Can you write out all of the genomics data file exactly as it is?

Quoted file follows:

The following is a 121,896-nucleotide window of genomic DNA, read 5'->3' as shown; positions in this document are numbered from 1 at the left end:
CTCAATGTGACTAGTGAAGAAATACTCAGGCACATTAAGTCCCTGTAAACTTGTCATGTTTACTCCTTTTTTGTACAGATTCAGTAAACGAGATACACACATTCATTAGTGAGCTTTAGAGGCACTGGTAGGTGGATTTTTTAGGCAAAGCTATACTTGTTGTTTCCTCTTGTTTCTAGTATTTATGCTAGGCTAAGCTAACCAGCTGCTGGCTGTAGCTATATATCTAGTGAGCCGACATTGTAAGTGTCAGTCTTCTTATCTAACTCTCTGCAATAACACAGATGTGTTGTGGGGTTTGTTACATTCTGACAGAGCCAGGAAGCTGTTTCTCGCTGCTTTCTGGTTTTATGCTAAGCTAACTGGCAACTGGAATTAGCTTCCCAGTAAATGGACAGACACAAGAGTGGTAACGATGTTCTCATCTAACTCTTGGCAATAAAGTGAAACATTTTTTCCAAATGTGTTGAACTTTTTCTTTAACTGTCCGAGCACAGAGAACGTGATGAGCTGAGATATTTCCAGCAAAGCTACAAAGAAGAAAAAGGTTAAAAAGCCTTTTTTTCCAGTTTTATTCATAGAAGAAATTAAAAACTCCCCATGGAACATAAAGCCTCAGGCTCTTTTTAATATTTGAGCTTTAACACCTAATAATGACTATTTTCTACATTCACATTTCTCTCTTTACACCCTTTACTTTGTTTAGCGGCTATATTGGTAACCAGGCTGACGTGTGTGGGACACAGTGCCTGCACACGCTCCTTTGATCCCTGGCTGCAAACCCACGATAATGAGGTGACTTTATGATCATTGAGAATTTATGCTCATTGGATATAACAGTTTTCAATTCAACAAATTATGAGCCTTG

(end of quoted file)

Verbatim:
The following is a 121,896-nucleotide window of genomic DNA, read 5'->3' as shown; positions in this document are numbered from 1 at the left end:
CTCAATGTGACTAGTGAAGAAATACTCAGGCACATTAAGTCCCTGTAAACTTGTCATGTTTACTCCTTTTTTGTACAGATTCAGTAAACGAGATACACACATTCATTAGTGAGCTTTAGAGGCACTGGTAGGTGGATTTTTTAGGCAAAGCTATACTTGTTGTTTCCTCTTGTTTCTAGTATTTATGCTAGGCTAAGCTAACCAGCTGCTGGCTGTAGCTATATATCTAGTGAGCCGACATTGTAAGTGTCAGTCTTCTTATCTAACTCTCTGCAATAACACAGATGTGTTGTGGGGTTTGTTACATTCTGACAGAGCCAGGAAGCTGTTTCTCGCTGCTTTCTGGTTTTATGCTAAGCTAACTGGCAACTGGAATTAGCTTCCCAGTAAATGGACAGACACAAGAGTGGTAACGATGTTCTCATCTAACTCTTGGCAATAAAGTGAAACATTTTTTCCAAATGTGTTGAACTTTTTCTTTAACTGTCCGAGCACAGAGAACGTGATGAGCTGAGATATTTCCAGCAAAGCTACAAAGAAGAAAAAGGTTAAAAAGCCTTTTTTTCCAGTTTTATTCATAGAAGAAATTAAAAACTCCCCATGGAACATAAAGCCTCAGGCTCTTTTTAATATTTGAGCTTTAACACCTAATAATGACTATTTTCTACATTCACATTTCTCTCTTTACACCCTTTACTTTGTTTAGCGGCTATATTGGTAACCAGGCTGACGTGTGTGGGACACAGTGCCTGCACACGCTCCTTTGATCCCTGGCTGCAAACCCACGATAATGAGGTGACTTTATGATCATTGAGAATTTATGCTCATTGGATATAACAGTTTTCAATTCAACAAATTATGAGCCTTG